Scheme 4 shows a three-dimensional molecular model of 3-chloro-3-methylbutan-1-ol, and Figure 47 the electrostatic potential that a positive point charge experiences on the van der Waals surface of this molecule.

Scheme 4. Molecular model of 3-chloro-3-methylbutan-1-ol.

Fig. 47. Electrostatic potential on the van der Waals surface of 3-chloro-3-methylbutan-1-ol. Red regions possess a negative potential, and thus attract a positive charge; blue and violet regions repel this charge.

The magnitude of the electrostatic potential is translated into a color code: Strongly negative values of the electrostatic potential (positions to which a positive charge is attracted - that is, nucleophilic positions) are represented by red. Strongly positive values (positions from which a positive charge is repelled - that is, electrophilic positions) are marked in blue or violet. The intermediate values are represented by continuous blends of color. The electrostatic potential was calculated in the classical way by summing the Coulomb interactions of the probe charge with the atomic charges as calculated by the PEOE procedure [30][31].
Figure 47 represents a parallel projection of the distribution of the electrostatic potential on the van der Waals surface of the molecule onto the plane of the graphics screen. Of course, only that part of the electrostatic potential that happens to be visible to the observer can be shown. Thus for example, the chlorine atom can barely be seen in Figure 47. A complete view of the distribution of the electrostatic potential can only be obtained by taking a series of such mappings from different observation points. The more complex the form of the van der Waals surface and the variation in electrostatic potential, the more mappings are required. For this reason it will be very difficult to obtain a complete impression of the distribution of the electrostatic potential and the relationships between all electrophilic and nucleophilic centers.
The inadequacies of a parallel projection onto a plane (monitor screen) led us to look for other projection methods that are capable of representing the essential aspects of the potentials on a molecular surface in a single mapping [68]. A Kohonen network is one such projection method.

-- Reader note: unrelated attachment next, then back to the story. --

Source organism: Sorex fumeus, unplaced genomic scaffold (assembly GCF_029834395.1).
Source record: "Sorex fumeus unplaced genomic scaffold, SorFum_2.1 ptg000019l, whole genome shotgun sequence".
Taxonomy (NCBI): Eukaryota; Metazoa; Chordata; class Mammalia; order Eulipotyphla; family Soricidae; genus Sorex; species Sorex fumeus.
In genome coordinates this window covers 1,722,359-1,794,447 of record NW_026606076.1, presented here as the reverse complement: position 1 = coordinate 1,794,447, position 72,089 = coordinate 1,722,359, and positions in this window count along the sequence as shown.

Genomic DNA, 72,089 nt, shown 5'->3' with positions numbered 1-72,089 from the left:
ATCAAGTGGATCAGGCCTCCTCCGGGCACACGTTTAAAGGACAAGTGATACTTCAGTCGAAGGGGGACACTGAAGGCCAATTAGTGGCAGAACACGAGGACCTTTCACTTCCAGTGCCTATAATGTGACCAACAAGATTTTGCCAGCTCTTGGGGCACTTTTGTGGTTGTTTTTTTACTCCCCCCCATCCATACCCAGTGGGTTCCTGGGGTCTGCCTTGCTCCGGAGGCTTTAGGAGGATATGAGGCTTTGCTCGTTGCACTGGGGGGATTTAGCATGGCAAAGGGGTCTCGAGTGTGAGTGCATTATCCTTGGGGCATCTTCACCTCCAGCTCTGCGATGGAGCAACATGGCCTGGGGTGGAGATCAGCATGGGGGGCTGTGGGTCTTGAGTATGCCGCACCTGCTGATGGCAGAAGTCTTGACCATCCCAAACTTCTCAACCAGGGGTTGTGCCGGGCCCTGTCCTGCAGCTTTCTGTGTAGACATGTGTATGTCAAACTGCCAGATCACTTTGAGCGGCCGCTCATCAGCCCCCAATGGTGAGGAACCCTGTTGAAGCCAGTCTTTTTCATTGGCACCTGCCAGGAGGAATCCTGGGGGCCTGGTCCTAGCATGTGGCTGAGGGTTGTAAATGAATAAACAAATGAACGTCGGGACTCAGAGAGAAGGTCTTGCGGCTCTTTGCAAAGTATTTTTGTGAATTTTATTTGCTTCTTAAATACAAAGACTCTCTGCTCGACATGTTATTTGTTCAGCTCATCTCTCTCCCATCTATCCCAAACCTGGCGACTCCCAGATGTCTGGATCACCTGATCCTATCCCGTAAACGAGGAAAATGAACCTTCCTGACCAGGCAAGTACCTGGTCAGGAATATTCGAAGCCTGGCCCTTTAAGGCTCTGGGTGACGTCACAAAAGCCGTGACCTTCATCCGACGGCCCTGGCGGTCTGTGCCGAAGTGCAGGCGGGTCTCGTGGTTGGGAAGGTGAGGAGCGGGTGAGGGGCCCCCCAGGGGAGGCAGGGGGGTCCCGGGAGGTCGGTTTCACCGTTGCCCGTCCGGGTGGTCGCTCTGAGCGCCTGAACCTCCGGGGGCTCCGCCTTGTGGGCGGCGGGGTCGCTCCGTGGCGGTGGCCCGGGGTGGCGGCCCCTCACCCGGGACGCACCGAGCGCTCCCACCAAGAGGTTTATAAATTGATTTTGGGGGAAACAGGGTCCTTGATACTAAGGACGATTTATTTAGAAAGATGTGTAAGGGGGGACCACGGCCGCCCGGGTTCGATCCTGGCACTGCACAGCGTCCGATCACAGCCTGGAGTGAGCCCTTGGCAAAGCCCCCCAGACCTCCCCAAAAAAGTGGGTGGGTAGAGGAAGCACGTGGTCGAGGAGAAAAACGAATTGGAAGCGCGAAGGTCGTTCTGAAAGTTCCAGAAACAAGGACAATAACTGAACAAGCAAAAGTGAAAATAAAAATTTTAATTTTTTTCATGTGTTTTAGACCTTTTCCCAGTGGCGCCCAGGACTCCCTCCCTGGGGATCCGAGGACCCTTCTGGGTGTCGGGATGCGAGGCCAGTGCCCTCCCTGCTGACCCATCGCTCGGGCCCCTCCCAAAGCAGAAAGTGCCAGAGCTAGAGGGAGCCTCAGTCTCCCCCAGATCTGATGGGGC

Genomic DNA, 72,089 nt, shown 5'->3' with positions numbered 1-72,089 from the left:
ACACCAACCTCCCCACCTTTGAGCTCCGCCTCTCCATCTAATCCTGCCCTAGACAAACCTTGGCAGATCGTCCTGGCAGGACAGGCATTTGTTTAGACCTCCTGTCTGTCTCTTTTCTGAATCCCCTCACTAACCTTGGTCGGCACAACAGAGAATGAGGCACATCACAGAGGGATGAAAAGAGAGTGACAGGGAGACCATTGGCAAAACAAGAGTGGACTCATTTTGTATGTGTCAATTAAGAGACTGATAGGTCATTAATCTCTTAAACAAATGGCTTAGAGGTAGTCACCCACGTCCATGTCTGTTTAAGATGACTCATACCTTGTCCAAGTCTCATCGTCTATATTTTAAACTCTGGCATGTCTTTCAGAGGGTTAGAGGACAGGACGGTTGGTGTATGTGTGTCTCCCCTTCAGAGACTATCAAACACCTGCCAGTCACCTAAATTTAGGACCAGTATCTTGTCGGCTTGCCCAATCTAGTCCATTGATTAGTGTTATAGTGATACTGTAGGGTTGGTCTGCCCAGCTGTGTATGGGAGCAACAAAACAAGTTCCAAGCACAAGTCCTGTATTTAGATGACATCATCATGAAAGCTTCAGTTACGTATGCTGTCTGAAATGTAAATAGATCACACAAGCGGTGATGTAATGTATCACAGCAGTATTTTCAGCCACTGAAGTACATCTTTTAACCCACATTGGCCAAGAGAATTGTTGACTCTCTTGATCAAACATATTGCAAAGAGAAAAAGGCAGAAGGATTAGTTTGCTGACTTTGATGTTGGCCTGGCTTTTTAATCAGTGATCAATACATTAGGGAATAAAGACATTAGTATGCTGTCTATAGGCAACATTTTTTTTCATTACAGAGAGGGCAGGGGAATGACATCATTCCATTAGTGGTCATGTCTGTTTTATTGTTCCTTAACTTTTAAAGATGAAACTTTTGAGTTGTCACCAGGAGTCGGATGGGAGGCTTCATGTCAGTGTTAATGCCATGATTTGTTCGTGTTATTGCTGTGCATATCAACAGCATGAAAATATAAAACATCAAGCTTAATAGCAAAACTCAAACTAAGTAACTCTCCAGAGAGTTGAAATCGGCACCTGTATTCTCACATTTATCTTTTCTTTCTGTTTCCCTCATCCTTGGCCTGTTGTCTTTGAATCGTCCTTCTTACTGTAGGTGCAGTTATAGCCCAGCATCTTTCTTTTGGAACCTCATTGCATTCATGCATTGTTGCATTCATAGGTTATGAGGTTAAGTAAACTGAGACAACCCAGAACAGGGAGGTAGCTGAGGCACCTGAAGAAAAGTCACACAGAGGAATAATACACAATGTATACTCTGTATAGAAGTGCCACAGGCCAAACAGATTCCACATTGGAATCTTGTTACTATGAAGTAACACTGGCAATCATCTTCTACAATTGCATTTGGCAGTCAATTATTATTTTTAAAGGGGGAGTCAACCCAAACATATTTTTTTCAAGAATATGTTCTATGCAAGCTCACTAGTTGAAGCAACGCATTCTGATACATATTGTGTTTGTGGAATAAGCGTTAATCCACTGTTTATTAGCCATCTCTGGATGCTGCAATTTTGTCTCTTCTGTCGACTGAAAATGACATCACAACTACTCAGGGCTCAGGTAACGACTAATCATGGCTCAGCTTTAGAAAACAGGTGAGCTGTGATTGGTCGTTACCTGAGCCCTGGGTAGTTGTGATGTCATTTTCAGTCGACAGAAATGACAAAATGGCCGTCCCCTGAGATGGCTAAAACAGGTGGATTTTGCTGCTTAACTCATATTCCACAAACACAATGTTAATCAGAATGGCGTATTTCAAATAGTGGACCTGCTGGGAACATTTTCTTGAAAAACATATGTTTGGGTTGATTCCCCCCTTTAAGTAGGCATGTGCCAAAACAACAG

Figure 48 shows the projection of the electrostatic potential of 3-chloro-3-methylbutan-1-ol from Figure 47 onto a Kohonen network. To obtain this mapping, 20000 points were chosen at random from the molecular surface and a Kohonen network of 60 x 60 neurons was trained with the x, y, and z coordinates of each point. After each point had been passed through the network the neurons were examined to see which points were assigned to which neurons.

Fig. 48. Kohonen network of the electrostatic potential in Figure 47.

Points of the same or similar potential values were indeed found to be located in the same or neighboring neurons. The electrostatic potential on the van der Waals surface of a molecule had therefore been mapped onto the Kohonen map, and the neighborhood relationships on the van der Waals surface were largely preserved intact.
We remind the reader once more that in the case of a Kohonen network the mapping takes place onto a torus, that is onto a surface without beginning or end (cf. Figure 24). The map in Figure 47 can therefore be shifted up, down, to the left or to the right.
A comparison between Kohonen maps of electrostatic potentials of different molecules reflects the essential similarities of the electronic properties on the surface of the molecules, that is, at the places where molecules come into direct contact with their environment. The electrostatic potential on the surface of a molecule is a decisive factor in the interaction of a substrate with a biological receptor. Kohonen maps of electrostatic potentials of different molecules that are bound to the same receptor should therefore indicate certain similarities.
Indeed, it could be shown that Kohonen maps of the electrostatic potential of compounds that bind to the muscarinic receptor have common characteristics. Similarities are also perceived in the Kohonen maps of electrostatic potentials of molecules that bind to the nicotinic receptor, but these characteristics are different from those for molecules bound to the muscarinic receptor [68].
Kohonen maps show in a single picture essential characteristics of electrostatic potentials. These characteristics are apparently responsible for the binding of a substrate to a biological receptor.